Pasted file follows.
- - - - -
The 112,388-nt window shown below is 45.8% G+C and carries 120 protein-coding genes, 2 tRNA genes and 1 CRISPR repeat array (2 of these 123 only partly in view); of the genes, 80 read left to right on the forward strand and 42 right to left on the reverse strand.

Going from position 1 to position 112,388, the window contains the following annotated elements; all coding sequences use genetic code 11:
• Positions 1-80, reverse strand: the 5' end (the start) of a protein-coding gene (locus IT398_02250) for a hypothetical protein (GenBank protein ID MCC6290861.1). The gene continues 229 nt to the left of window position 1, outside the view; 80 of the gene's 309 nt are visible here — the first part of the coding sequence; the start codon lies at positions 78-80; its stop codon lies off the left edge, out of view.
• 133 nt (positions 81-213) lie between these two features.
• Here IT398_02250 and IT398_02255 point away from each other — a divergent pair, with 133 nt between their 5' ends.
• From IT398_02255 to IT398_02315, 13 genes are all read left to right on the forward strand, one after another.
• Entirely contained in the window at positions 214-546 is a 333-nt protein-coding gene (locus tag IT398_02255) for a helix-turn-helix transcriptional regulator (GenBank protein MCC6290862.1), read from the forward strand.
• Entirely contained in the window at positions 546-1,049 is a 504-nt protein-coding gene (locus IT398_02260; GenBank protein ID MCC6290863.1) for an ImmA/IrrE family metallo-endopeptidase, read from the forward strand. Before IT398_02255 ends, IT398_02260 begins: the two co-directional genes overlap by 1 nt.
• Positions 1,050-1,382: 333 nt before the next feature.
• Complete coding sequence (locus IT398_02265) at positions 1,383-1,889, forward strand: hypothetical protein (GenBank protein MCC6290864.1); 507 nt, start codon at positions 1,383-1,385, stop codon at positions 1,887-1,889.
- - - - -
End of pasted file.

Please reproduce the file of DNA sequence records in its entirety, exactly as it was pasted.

The 112,388-nt window shown below is 45.8% G+C and carries 120 protein-coding genes, 2 tRNA genes and 1 CRISPR repeat array (2 of these 123 only partly in view); of the genes, 80 read left to right on the forward strand and 42 right to left on the reverse strand.

Going from position 1 to position 112,388, the window contains the following annotated elements; all coding sequences use genetic code 11:
• Positions 1-80, reverse strand: the 5' end (the start) of a protein-coding gene (locus IT398_02250) for a hypothetical protein (GenBank protein ID MCC6290861.1). The gene continues 229 nt to the left of window position 1, outside the view; 80 of the gene's 309 nt are visible here — the first part of the coding sequence; the start codon lies at positions 78-80; its stop codon lies off the left edge, out of view.
• 133 nt (positions 81-213) lie between these two features.
• Here IT398_02250 and IT398_02255 point away from each other — a divergent pair, with 133 nt between their 5' ends.
• From IT398_02255 to IT398_02315, 13 genes are all read left to right on the forward strand, one after another.
• Entirely contained in the window at positions 214-546 is a 333-nt protein-coding gene (locus tag IT398_02255) for a helix-turn-helix transcriptional regulator (GenBank protein MCC6290862.1), read from the forward strand.
• Entirely contained in the window at positions 546-1,049 is a 504-nt protein-coding gene (locus IT398_02260; GenBank protein ID MCC6290863.1) for an ImmA/IrrE family metallo-endopeptidase, read from the forward strand. Before IT398_02255 ends, IT398_02260 begins: the two co-directional genes overlap by 1 nt.
• Positions 1,050-1,382: 333 nt before the next feature.
• Complete coding sequence (locus IT398_02265) at positions 1,383-1,889, forward strand: hypothetical protein (GenBank protein MCC6290864.1); 507 nt, start codon at positions 1,383-1,385, stop codon at positions 1,887-1,889.